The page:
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Diploderma angustelinea WANG, REN, WU, CHE & SILER, 2020

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Higher TaxaAgamidae (Draconinae), Sauria, Iguania, Squamata (lizards)
Common NamesE: Narrow-striped Mountain Dragon
Chinese: 细纹龙蜥 (Pinyin: Xi Wen Long Xi) 
SynonymDiploderma angustelinea WANG, REN, WU, CHE & SILER 2020: 229
Japalura flaviceps — ZHAO et al. 1999: 111 (part)
Japalura flaviceps — ZHAO 2003: 84 (part) 
DistributionChina (Middle Yalong River Valley in Muli County, Sichuan Province)

Type locality: Maidilong Village, Muli Tibetan Autonomous County, Liangshan Prefecture, Sichuan Province, China (28.594° N, 101.226° E, elevation 2017 m, WGS 84).  
ReproductionOviparous. Only a single female was gravid (KIZ 029705), with all the remaining females showing characters of recent oviposition (i.e., empty stomach and extra skin folds on ventrolateral and lateral trunk), which suggests that mid-June is toward the end of its breeding season (Wang et al. 2021) 
TypesHolotype: KIZ 029703, adult male
Paratypes: KIZ 044484, 044796, 044797, adult males; collected by Kai Wang, Zhuoyu Lu, and Xiankun Huang on June 25, 2019. KIZ 029704–029708, 029710, adult females, same collecting information as for the holotype.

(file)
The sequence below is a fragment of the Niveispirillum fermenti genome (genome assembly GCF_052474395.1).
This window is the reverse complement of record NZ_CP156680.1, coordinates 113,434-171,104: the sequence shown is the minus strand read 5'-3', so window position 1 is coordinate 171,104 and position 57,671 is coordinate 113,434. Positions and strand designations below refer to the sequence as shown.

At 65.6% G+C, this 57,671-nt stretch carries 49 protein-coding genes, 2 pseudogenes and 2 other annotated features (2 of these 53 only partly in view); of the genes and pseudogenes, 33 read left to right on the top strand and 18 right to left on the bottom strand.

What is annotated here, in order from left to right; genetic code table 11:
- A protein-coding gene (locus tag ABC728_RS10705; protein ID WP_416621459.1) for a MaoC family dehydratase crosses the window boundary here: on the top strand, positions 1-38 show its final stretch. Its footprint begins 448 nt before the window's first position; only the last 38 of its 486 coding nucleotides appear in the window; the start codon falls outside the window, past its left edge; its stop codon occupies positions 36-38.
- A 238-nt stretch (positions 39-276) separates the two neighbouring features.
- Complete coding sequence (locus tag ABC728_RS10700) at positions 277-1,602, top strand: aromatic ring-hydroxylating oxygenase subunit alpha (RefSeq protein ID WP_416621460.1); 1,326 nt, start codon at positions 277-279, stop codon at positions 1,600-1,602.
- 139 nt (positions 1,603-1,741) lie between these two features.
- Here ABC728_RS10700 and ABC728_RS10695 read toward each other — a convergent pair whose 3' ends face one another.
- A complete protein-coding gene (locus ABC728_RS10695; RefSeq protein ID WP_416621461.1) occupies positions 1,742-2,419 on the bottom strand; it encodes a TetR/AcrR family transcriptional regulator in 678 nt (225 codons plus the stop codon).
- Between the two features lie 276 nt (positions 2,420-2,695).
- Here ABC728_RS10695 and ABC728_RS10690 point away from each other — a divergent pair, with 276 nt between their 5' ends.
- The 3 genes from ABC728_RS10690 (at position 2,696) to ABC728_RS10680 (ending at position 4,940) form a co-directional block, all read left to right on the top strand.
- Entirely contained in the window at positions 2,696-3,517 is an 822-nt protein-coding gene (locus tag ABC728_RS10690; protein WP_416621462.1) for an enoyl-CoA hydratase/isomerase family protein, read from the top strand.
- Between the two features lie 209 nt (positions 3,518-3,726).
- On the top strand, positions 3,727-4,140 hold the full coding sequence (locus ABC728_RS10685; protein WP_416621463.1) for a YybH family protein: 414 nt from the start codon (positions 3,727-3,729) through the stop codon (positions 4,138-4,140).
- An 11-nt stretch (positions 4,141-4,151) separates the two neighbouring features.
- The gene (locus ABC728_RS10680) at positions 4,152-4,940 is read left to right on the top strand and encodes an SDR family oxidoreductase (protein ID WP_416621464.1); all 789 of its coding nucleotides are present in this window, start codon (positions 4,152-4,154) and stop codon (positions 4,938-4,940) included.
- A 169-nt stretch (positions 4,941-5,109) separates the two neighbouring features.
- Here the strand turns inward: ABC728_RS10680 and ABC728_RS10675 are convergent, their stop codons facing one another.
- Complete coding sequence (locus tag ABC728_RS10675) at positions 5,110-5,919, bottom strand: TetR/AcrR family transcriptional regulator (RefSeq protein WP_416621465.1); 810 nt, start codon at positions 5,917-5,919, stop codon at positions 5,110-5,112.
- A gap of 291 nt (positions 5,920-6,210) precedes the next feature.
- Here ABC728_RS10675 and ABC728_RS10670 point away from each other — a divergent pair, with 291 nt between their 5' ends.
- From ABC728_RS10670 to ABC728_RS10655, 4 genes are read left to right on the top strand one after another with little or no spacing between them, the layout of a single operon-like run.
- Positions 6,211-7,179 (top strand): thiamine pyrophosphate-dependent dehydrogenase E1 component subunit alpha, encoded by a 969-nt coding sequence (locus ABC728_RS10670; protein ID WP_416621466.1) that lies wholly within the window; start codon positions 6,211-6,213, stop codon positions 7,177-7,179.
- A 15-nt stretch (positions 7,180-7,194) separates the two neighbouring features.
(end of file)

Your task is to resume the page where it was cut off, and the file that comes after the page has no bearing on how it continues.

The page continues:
DiagnosisDiagnosis: The new species can be diagnosed from congeners by a combination of the following morphological characteristics: (1) body size moderate, SVL 56.8–60.2 mm in males, 59.0–67.8 mm in females; (2) tail long, TAL 230.2%–249.1% SVL in males, 194.30%–222.3% in females; (3) hind limbs moderate, HLL 71.1%–80.2% SVL in males, 74.4%–79.2% in females; (4) head width moderate, HW 66.6%–73.9% HL, HD 72.7%– 79.3% HW; (5) MD 41–49; (6) F4S 14–19; (7) T4S 21–26; (8) post-rictal sub-pyramidal scales weakly developed and few, 0–3; (9) tympanum concealed; (10) nuchal crest scales weakly developed without skin folds in both sexes, slightly raised and serrated in males; (11) distinct transverse gular fold present, deep; (12) ventral scales of head and body distinctively keeled; (13) gular spots always present in males, mostly in females, Spectrum Yellow (Color 79) to Dark Spectrum Yellow (Color 78) in life, absent after preservation; (14) no dark vermiculate stripes on ventral head; (15) dorsolateral stripes narrow, feebly jagged, Spectrum Yellow (Color 79), present in both sexes; (16) dark radial stripes around eyes indistinct or absent; (17) distinct, clear separation between the Jet Black (Color 300) or Burnt Umber (Color 48) coloration of dorsolateral body and white coloration of ventrolateral body; and (18) oral cavity and tongue Light Flesh Color (Color 250) (Wang et al. 2021).